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How and when you select a contractor is a critical part of minimizing the risk of a construction project.  Ever-increasing costs and regulations combined with technology and building systems’ complexity make selecting the right contractor critical. The right contractor, teamed with the right architect, is essential to ensure you get the building you want, on-time, and on-budget.

Traditionally, an owner would hire an architect who would oversee the entire design process resulting in a set of contract documents. The owner would invest months working with the architect, investing tens of thousands of dollars in fees. The contract documents would then be given to three or more contractors who would study the documents and submit a bid. Typically, the contractor with the lowest bid wins.

We’ll leave it to the reader to Google why the “design-bid-build” system of contractor selection often results in projects that cost too much and aren’t completed on time.

At Blueline, we are advocates of selecting the contractor as early in the project as possible. Here are three better ways to select a contractor:

1. Design/Build – This method has gained prominence over the past 40 years to the point where over 40% of all non-residential building projects are done design-build. The owner hires the contractor first and makes them responsible for both the design and construction. Some contractors have architects and engineers on staff, and others hire an architect just as they would hire another sub-contractor.

Blueline has been part of numerous design/build teams. If a contractor has a track record for successful project delivery and exceptional customer service, we don’t mind working for them.  The best design/build teams include the architect in the early design process and provide them with an opportunity to interact with the client and hear their needs and expectations directly. A contractor who has demonstrated expertise with your type of project will better tailor the design/build process to your needs.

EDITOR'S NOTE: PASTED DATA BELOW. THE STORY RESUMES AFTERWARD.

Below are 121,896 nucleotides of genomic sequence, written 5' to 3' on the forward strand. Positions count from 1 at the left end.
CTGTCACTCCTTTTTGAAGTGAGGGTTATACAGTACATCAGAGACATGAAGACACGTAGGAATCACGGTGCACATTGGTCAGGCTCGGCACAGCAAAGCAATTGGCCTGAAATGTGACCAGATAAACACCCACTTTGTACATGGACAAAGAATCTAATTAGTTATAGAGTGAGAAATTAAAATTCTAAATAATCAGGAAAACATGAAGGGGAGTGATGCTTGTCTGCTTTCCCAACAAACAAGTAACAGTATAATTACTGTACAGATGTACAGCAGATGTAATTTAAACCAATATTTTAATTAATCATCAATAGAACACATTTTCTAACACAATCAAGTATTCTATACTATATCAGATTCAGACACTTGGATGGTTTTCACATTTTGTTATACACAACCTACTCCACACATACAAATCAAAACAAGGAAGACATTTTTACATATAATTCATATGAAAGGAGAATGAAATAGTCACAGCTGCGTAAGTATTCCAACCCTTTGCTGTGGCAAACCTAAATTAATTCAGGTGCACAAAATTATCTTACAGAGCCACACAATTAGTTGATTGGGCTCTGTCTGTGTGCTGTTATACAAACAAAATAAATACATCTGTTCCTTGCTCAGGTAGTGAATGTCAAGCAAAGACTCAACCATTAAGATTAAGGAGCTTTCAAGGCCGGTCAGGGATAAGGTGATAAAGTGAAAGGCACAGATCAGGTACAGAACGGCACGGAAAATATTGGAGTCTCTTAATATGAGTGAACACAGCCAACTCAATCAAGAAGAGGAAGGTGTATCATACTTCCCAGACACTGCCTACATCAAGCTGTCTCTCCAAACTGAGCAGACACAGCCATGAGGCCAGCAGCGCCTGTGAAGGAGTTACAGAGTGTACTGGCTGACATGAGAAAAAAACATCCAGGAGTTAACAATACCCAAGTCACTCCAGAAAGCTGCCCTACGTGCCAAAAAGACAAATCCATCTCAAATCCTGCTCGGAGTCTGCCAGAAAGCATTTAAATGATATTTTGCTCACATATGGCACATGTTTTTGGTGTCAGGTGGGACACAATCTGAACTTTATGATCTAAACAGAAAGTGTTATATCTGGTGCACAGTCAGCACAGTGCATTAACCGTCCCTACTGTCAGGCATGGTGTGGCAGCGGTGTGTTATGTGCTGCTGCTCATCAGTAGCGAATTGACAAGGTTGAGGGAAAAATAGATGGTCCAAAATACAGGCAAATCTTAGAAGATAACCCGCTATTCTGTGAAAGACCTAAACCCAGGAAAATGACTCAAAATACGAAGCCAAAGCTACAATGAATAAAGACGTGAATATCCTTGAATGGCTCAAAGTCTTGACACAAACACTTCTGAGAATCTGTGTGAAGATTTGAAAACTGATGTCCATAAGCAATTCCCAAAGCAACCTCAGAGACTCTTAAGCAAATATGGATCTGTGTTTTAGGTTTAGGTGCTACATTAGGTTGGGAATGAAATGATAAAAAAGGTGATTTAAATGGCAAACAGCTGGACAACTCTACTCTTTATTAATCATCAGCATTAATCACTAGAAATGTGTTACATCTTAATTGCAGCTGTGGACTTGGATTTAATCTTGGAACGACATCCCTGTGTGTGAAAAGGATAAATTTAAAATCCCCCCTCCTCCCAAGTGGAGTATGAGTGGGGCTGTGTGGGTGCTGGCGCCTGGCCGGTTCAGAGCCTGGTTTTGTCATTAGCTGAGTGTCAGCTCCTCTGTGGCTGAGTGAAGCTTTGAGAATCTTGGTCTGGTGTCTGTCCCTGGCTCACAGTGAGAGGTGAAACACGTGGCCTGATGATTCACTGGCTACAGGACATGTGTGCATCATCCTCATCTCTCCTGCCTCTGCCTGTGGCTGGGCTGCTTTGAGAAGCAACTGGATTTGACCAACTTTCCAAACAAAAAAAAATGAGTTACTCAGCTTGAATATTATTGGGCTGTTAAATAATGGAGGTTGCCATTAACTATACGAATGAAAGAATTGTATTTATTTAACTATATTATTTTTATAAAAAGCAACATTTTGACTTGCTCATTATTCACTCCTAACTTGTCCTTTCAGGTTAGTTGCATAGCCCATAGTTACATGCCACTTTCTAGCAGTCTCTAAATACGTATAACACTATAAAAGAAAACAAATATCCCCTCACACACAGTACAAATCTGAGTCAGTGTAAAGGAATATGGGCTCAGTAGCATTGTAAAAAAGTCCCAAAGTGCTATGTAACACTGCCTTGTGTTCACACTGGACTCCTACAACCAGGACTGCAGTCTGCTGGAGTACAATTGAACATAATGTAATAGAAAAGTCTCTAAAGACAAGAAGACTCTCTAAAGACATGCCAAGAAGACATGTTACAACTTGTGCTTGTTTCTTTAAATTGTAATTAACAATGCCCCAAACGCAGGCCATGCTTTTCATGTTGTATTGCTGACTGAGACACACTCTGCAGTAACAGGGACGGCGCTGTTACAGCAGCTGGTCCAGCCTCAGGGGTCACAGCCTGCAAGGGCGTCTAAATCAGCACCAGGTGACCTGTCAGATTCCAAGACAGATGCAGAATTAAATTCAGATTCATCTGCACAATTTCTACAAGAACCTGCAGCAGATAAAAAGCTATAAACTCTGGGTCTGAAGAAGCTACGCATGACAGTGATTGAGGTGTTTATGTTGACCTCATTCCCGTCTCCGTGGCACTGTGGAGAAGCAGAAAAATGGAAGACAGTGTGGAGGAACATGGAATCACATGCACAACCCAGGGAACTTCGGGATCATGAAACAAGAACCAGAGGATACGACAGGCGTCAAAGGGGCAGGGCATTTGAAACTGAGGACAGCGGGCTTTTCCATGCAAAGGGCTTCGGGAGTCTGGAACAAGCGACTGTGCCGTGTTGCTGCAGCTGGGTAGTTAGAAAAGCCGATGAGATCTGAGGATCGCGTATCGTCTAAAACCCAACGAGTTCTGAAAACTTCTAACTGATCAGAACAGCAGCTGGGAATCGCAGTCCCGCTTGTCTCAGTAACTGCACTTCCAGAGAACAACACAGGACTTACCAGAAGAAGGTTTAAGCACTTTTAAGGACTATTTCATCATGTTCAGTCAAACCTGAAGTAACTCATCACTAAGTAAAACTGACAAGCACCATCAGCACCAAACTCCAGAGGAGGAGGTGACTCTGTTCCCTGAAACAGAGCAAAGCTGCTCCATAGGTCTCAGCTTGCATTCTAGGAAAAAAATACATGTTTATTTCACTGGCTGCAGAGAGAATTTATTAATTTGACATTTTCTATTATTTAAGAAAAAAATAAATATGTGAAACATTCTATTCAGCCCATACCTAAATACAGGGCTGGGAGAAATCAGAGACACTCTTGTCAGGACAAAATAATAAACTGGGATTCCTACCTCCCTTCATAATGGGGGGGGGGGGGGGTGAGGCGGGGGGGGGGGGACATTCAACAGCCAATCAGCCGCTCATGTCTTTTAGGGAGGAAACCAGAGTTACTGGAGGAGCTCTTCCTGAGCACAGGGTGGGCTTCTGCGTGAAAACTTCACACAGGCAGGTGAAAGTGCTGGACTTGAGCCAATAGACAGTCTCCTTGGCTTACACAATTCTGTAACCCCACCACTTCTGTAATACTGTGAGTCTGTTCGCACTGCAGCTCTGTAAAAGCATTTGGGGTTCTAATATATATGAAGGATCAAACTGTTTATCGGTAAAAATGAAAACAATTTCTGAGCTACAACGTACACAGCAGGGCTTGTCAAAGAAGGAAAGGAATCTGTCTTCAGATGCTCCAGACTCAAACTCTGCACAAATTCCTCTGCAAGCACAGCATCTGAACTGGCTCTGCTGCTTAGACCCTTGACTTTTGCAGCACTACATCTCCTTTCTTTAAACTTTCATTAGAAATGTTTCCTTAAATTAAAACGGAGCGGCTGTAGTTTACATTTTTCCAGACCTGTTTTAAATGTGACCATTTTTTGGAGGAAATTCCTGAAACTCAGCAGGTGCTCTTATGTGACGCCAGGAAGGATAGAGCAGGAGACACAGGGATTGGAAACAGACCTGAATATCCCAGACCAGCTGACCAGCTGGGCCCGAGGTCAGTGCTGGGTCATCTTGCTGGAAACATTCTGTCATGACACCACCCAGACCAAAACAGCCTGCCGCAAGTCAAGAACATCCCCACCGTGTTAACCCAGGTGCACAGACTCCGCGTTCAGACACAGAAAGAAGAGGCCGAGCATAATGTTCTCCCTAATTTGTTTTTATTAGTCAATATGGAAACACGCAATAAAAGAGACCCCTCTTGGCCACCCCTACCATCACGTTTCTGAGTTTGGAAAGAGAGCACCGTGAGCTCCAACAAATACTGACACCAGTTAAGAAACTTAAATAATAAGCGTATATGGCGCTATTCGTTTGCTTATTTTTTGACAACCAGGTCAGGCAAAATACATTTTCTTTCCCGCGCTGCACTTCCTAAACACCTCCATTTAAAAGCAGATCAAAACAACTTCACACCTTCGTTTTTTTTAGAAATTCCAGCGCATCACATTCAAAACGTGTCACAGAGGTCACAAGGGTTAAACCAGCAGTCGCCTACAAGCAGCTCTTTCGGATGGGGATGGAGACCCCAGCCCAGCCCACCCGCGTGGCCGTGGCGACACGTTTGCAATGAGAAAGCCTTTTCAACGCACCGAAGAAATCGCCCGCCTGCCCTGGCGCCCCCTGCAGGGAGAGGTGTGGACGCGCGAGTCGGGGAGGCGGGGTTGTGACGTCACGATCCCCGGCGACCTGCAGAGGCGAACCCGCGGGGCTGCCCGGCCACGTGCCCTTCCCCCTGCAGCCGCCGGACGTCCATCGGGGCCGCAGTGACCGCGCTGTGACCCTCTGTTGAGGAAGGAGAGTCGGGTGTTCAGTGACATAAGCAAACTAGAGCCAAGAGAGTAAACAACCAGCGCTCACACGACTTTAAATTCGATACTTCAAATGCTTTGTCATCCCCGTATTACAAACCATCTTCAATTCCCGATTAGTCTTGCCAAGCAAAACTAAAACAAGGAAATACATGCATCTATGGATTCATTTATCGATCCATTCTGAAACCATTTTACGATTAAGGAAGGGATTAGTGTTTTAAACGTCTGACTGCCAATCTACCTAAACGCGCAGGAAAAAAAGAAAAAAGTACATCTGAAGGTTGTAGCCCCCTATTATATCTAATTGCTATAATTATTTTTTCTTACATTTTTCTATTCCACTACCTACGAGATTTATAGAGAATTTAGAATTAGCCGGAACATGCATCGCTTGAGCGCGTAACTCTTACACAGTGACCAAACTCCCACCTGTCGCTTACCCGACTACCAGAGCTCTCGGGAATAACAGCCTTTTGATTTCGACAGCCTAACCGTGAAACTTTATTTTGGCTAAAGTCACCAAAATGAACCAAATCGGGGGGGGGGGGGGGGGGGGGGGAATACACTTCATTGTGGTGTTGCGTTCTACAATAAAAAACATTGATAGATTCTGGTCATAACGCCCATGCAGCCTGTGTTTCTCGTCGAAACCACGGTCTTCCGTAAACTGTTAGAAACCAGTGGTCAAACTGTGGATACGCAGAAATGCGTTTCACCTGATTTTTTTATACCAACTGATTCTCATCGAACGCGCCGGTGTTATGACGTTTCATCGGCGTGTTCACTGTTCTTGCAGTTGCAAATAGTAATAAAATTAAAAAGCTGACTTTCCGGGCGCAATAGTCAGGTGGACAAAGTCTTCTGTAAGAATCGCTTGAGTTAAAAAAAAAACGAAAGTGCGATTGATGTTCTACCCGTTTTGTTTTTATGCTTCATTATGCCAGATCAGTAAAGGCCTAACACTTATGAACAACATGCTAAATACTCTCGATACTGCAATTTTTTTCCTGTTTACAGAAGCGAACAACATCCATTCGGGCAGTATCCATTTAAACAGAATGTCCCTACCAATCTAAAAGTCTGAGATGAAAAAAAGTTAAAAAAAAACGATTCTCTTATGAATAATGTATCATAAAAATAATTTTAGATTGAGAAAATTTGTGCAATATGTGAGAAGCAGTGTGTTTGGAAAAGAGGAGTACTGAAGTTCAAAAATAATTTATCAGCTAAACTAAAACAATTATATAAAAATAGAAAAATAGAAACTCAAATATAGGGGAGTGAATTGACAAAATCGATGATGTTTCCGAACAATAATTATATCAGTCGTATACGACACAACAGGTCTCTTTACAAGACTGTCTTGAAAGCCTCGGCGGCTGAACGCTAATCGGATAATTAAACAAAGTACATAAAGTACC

2. Construction Management at Risk – This method essentially hires both the architect and contractor at the start of the project. Sometimes the contractor is selected first and helps the owner interview and select an architect; sometimes, it’s the other way around. In either case, the architect and owner have separate contracts with the owner.

This method’s key feature is that throughout the design process, the contractor is responsible for producing budgets and schedules based on the architect’s design work. The contractor can also advise on the availability of material and the constructability of the proposed scheme. The architect then adapts the design so that the design, budget, and schedule align with the owner’s expectations.

3. Negotiated Selection — In this scenario, the owner hires the architect to develop a conceptual design. The architect develops a building program that meets the owner’s functional needs then develops plans and 3D views that illustrate design intent. The final conceptual design package should include an outline specification of materials and systems. 

The conceptual design package is then given to three to five contractors who are asked to provide a non-binding budget and stipulate a proposed fee. Interviews are then conducted where the contractor is typically asked to suggest ways to save money, manage the project, minimize changes, etc. The contractor best aligned with the owner’s goals and expectations is selected to advise on cost, schedule, and constructability throughout the remainder of the design process.

Like the Construction Manager at Risk method, the architect and contractor have separate agreements with the owner.

We’ll elaborate on each of the methods more in subsequent blogs. We’ll provide pros and cons and keys to success based on our extensive experience with each method.

There is no one best way. The right way to select a contractor depends on the type of project, how well the owner knows what they need to build, and their expectations for quality, price, and schedule.

In the meantime, if you are looking to hire a contractor and want to discuss your unique situation, contact us through our website.

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